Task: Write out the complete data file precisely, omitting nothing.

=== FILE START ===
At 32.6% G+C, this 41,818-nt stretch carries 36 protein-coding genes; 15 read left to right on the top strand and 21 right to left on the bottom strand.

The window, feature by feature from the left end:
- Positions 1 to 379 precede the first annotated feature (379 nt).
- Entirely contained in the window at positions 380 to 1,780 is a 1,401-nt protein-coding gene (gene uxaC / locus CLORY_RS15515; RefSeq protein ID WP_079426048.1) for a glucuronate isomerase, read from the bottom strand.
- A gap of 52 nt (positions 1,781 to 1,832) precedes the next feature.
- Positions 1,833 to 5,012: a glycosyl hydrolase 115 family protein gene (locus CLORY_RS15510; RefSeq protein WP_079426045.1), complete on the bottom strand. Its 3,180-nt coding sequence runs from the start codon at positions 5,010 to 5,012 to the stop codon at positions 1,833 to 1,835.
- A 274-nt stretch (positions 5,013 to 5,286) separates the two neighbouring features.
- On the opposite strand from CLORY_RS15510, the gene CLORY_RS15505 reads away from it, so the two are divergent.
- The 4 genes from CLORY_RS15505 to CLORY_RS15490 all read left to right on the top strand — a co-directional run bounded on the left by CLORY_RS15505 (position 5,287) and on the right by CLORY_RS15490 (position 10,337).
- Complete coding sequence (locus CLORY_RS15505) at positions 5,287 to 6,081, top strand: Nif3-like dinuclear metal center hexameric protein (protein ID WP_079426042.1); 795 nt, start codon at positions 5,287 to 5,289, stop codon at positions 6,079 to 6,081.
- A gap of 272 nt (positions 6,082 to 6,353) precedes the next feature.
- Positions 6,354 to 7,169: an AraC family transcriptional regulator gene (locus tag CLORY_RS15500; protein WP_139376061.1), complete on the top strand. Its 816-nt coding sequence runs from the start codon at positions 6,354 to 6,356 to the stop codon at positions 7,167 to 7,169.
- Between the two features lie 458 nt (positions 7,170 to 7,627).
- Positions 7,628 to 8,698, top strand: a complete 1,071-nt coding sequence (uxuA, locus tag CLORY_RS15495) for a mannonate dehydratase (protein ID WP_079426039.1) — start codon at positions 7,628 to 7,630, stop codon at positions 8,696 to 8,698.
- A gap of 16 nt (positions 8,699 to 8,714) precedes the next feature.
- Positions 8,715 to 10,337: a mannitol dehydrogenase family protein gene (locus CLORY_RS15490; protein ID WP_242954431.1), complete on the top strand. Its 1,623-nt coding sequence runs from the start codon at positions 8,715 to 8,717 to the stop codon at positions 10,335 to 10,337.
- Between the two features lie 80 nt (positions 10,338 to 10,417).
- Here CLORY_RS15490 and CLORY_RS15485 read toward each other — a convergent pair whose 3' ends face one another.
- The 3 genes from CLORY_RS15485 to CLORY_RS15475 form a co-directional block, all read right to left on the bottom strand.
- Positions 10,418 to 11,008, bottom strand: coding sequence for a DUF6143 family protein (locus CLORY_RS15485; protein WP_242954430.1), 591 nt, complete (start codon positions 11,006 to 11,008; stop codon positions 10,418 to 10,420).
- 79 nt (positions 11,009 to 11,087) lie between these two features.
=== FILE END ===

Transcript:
At 32.6% G+C, this 41,818-nt stretch carries 36 protein-coding genes; 15 read left to right on the top strand and 21 right to left on the bottom strand.

The window, feature by feature from the left end:
- Positions 1 to 379 precede the first annotated feature (379 nt).
- Entirely contained in the window at positions 380 to 1,780 is a 1,401-nt protein-coding gene (gene uxaC / locus CLORY_RS15515; RefSeq protein ID WP_079426048.1) for a glucuronate isomerase, read from the bottom strand.
- A gap of 52 nt (positions 1,781 to 1,832) precedes the next feature.
- Positions 1,833 to 5,012: a glycosyl hydrolase 115 family protein gene (locus CLORY_RS15510; RefSeq protein WP_079426045.1), complete on the bottom strand. Its 3,180-nt coding sequence runs from the start codon at positions 5,010 to 5,012 to the stop codon at positions 1,833 to 1,835.
- A 274-nt stretch (positions 5,013 to 5,286) separates the two neighbouring features.
- On the opposite strand from CLORY_RS15510, the gene CLORY_RS15505 reads away from it, so the two are divergent.
- The 4 genes from CLORY_RS15505 to CLORY_RS15490 all read left to right on the top strand — a co-directional run bounded on the left by CLORY_RS15505 (position 5,287) and on the right by CLORY_RS15490 (position 10,337).
- Complete coding sequence (locus CLORY_RS15505) at positions 5,287 to 6,081, top strand: Nif3-like dinuclear metal center hexameric protein (protein ID WP_079426042.1); 795 nt, start codon at positions 5,287 to 5,289, stop codon at positions 6,079 to 6,081.
- A gap of 272 nt (positions 6,082 to 6,353) precedes the next feature.
- Positions 6,354 to 7,169: an AraC family transcriptional regulator gene (locus tag CLORY_RS15500; protein WP_139376061.1), complete on the top strand. Its 816-nt coding sequence runs from the start codon at positions 6,354 to 6,356 to the stop codon at positions 7,167 to 7,169.
- Between the two features lie 458 nt (positions 7,170 to 7,627).
- Positions 7,628 to 8,698, top strand: a complete 1,071-nt coding sequence (uxuA, locus tag CLORY_RS15495) for a mannonate dehydratase (protein ID WP_079426039.1) — start codon at positions 7,628 to 7,630, stop codon at positions 8,696 to 8,698.
- A gap of 16 nt (positions 8,699 to 8,714) precedes the next feature.
- Positions 8,715 to 10,337: a mannitol dehydrogenase family protein gene (locus CLORY_RS15490; protein ID WP_242954431.1), complete on the top strand. Its 1,623-nt coding sequence runs from the start codon at positions 8,715 to 8,717 to the stop codon at positions 10,335 to 10,337.
- Between the two features lie 80 nt (positions 10,338 to 10,417).
- Here CLORY_RS15490 and CLORY_RS15485 read toward each other — a convergent pair whose 3' ends face one another.
- The 3 genes from CLORY_RS15485 to CLORY_RS15475 form a co-directional block, all read right to left on the bottom strand.
- Positions 10,418 to 11,008, bottom strand: coding sequence for a DUF6143 family protein (locus CLORY_RS15485; protein WP_242954430.1), 591 nt, complete (start codon positions 11,006 to 11,008; stop codon positions 10,418 to 10,420).
- 79 nt (positions 11,009 to 11,087) lie between these two features.